The report was based upon a February 2011 fact-finding investigation in Israel and Occupied Palestine, and is worth quoting at length.
The report demonstrates BGU’s active role in supporting and extending the efficacy of the Israeli military and the occupation. Exposing BGU’s development of research specifically aimed for application in military uses (such as unmanned robot technologies) as well as BGU’s participation in programs specifically sponsored by and benefitting the Israeli Defense Forces (such as an advanced technologies park and the Israeli state’s atomic research programmes and facilities), this report documents BGU’s ongoing, deliberate and wideranging support for the Israeli military and illegal occupation.
BGU threatens Academic Freedom and Freedom of Expression. Attempting to limit the pressure of internal and international criticism, the Israeli state has initiated a series of repressive measures (including the widely-condemned Prohibition on Boycott Bill) as part of a concerted effort to limit the purview of academic freedom and political expression. Based on evidence provided mainly by primary sources this report exposes not only a failure by BGU to oppose such concerning measures, but also its active support for extending state efforts to limit academic freedom and political expression. BGU’s president, Professor Rivka Carmi, conspicuously and actively supports the attempts by the Israeli Government to curb academic freedom and dissenting voices on Israeli University campuses. There is a trend that BGU vigorously and consistently undermines and disciplines groups, students and academics who voice their criticism of Israel or their support for Palestinian rights. In this regard, the values of BGU are in stark contrast to the values of academic freedom and respect for diversity which are promoted by UJ.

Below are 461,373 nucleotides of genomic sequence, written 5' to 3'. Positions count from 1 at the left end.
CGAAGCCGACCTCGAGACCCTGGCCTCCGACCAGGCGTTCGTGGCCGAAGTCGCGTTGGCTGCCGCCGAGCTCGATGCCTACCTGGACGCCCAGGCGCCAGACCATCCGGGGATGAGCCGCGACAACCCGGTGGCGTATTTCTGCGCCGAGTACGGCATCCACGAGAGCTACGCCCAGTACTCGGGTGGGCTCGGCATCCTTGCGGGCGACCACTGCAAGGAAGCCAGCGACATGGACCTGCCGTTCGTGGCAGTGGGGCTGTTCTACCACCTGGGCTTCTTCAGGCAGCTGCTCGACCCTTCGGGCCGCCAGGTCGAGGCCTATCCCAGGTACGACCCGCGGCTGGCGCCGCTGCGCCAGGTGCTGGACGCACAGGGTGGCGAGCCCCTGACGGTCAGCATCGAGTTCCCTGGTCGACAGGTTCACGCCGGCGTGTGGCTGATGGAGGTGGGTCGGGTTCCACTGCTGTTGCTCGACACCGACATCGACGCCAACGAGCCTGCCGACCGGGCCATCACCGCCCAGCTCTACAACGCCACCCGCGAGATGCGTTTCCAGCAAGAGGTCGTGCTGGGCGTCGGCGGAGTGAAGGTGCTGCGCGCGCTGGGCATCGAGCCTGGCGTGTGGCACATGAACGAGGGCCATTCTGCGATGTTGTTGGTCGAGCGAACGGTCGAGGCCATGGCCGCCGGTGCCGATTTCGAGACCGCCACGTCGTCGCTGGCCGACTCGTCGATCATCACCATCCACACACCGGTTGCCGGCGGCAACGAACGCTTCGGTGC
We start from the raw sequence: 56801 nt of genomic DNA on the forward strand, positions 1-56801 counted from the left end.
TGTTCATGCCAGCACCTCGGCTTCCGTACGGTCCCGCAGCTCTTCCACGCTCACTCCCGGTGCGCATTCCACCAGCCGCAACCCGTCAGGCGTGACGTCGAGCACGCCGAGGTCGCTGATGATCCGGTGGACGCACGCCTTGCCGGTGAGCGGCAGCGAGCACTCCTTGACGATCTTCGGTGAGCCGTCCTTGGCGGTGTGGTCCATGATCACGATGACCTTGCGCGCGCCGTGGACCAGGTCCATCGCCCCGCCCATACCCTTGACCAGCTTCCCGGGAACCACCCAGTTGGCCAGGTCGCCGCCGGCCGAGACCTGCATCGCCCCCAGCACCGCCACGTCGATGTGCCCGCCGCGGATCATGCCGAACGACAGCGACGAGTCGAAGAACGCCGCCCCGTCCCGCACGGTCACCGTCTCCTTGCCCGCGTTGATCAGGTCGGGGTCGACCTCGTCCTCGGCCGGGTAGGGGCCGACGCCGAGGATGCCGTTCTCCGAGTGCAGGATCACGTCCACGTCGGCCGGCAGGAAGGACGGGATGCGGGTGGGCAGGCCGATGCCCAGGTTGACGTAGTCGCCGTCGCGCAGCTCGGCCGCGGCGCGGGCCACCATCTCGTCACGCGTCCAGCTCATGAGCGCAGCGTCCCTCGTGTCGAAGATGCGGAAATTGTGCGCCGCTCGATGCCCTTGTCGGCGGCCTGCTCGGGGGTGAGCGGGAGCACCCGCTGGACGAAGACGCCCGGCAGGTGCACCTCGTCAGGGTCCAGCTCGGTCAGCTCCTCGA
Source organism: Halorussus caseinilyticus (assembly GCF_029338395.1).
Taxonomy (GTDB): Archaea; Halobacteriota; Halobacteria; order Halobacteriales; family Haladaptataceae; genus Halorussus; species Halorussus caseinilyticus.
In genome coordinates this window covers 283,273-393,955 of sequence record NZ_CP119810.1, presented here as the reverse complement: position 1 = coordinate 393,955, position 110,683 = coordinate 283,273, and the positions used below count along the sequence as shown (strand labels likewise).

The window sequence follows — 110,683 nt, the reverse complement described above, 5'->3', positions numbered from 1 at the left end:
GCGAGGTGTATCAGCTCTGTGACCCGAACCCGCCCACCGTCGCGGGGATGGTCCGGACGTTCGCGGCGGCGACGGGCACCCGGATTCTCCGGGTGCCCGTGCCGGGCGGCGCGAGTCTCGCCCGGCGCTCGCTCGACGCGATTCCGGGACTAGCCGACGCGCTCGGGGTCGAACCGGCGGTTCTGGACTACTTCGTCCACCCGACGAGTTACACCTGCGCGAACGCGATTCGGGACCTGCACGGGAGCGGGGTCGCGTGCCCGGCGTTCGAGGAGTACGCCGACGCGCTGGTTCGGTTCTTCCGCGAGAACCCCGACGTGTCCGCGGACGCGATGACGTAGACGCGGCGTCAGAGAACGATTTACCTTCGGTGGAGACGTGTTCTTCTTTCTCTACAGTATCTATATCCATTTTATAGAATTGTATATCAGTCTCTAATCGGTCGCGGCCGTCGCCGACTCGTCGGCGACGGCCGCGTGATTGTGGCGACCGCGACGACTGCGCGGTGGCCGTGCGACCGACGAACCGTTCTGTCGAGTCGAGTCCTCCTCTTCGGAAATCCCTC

BGU’s water research project contributes to the violation of human rights. The current relationship between UJ and BGU involves research into water purification and energy technologies. The report contextualises the water research agreement between UJ and BGU by highlighting the manner in which water policies of the Israeli State are discriminatory against Palestinians (particularly the residents of the West Bank) and are in flagrant contravention of International Law. The findings of the report demonstrate how the research supported and undertaken by BGU forms part of an intricate nexus which supports and entrenches the discriminatory policies on water availability consumption within Israel and the occupied Palestinian territories. Collaborative links with the activities of the Israeli Water Authority and the Jewish National Fund are exposed as a necessary and pernicious result of any relationship with BGU’s water research units.
BGU perpetuates structural discrimination against Palestinians. This report uncovers the manner in which BGU not only mirrors Israeli discriminatory policies and practices, but actively reinforces its exclusions and differential treatment. The report analyses and systematically uncovers how BGU’s preferential treatment for military enlisted students further cements and extends the inequality already prevalent within the make-up of tertiary educational institutions in Israel.